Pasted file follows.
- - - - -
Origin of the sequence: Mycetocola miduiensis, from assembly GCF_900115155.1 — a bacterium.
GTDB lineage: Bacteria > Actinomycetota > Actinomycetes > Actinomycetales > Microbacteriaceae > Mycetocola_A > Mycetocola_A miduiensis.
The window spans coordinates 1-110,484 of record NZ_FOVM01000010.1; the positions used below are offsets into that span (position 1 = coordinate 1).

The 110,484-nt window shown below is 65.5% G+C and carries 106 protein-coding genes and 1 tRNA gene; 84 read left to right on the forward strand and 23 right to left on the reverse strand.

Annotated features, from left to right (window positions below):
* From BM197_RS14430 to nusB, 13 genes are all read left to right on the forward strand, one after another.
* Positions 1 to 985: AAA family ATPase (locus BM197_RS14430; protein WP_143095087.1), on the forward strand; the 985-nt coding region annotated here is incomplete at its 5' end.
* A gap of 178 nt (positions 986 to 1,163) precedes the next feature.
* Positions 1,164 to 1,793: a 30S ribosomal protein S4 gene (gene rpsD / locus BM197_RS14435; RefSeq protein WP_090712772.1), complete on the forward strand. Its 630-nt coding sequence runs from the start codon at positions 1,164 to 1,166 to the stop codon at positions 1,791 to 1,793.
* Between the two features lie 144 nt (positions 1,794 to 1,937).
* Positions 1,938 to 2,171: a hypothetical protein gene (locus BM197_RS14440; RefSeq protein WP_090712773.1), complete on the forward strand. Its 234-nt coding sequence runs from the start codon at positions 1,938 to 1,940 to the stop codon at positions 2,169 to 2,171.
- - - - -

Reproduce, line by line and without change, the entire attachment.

Origin of the sequence: Mycetocola miduiensis, from assembly GCF_900115155.1 — a bacterium.
GTDB lineage: Bacteria > Actinomycetota > Actinomycetes > Actinomycetales > Microbacteriaceae > Mycetocola_A > Mycetocola_A miduiensis.
The window spans coordinates 1-110,484 of record NZ_FOVM01000010.1; the positions used below are offsets into that span (position 1 = coordinate 1).

The 110,484-nt window shown below is 65.5% G+C and carries 106 protein-coding genes and 1 tRNA gene; 84 read left to right on the forward strand and 23 right to left on the reverse strand.

Annotated features, from left to right (window positions below):
* From BM197_RS14430 to nusB, 13 genes are all read left to right on the forward strand, one after another.
* Positions 1 to 985: AAA family ATPase (locus BM197_RS14430; protein WP_143095087.1), on the forward strand; the 985-nt coding region annotated here is incomplete at its 5' end.
* A gap of 178 nt (positions 986 to 1,163) precedes the next feature.
* Positions 1,164 to 1,793: a 30S ribosomal protein S4 gene (gene rpsD / locus BM197_RS14435; RefSeq protein WP_090712772.1), complete on the forward strand. Its 630-nt coding sequence runs from the start codon at positions 1,164 to 1,166 to the stop codon at positions 1,791 to 1,793.
* Between the two features lie 144 nt (positions 1,794 to 1,937).
* Positions 1,938 to 2,171: a hypothetical protein gene (locus BM197_RS14440; RefSeq protein WP_090712773.1), complete on the forward strand. Its 234-nt coding sequence runs from the start codon at positions 1,938 to 1,940 to the stop codon at positions 2,169 to 2,171.